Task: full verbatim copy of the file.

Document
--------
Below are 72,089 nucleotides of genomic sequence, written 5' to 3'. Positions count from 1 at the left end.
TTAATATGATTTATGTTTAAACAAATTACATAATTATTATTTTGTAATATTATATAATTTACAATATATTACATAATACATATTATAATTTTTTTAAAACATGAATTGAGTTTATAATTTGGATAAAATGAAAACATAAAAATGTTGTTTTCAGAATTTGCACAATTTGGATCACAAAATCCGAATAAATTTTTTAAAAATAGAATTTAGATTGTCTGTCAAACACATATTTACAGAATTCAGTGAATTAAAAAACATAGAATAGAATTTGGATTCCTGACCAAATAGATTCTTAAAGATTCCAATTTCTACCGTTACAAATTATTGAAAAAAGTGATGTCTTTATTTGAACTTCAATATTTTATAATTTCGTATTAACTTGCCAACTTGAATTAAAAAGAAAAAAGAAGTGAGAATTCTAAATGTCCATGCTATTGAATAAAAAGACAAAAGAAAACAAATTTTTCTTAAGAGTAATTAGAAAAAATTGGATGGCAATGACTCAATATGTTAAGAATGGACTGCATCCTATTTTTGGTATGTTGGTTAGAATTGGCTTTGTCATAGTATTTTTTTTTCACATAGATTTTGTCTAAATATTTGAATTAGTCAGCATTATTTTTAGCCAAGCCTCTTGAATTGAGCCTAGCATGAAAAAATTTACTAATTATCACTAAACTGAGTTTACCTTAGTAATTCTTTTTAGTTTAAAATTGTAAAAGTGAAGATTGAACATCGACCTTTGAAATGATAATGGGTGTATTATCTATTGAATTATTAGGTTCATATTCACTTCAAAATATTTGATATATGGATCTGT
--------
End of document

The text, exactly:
Below are 72,089 nucleotides of genomic sequence, written 5' to 3'. Positions count from 1 at the left end.
TTAATATGATTTATGTTTAAACAAATTACATAATTATTATTTTGTAATATTATATAATTTACAATATATTACATAATACATATTATAATTTTTTTAAAACATGAATTGAGTTTATAATTTGGATAAAATGAAAACATAAAAATGTTGTTTTCAGAATTTGCACAATTTGGATCACAAAATCCGAATAAATTTTTTAAAAATAGAATTTAGATTGTCTGTCAAACACATATTTACAGAATTCAGTGAATTAAAAAACATAGAATAGAATTTGGATTCCTGACCAAATAGATTCTTAAAGATTCCAATTTCTACCGTTACAAATTATTGAAAAAAGTGATGTCTTTATTTGAACTTCAATATTTTATAATTTCGTATTAACTTGCCAACTTGAATTAAAAAGAAAAAAGAAGTGAGAATTCTAAATGTCCATGCTATTGAATAAAAAGACAAAAGAAAACAAATTTTTCTTAAGAGTAATTAGAAAAAATTGGATGGCAATGACTCAATATGTTAAGAATGGACTGCATCCTATTTTTGGTATGTTGGTTAGAATTGGCTTTGTCATAGTATTTTTTTTTCACATAGATTTTGTCTAAATATTTGAATTAGTCAGCATTATTTTTAGCCAAGCCTCTTGAATTGAGCCTAGCATGAAAAAATTTACTAATTATCACTAAACTGAGTTTACCTTAGTAATTCTTTTTAGTTTAAAATTGTAAAAGTGAAGATTGAACATCGACCTTTGAAATGATAATGGGTGTATTATCTATTGAATTATTAGGTTCATATTCACTTCAAAATATTTGATATATGGATCTGT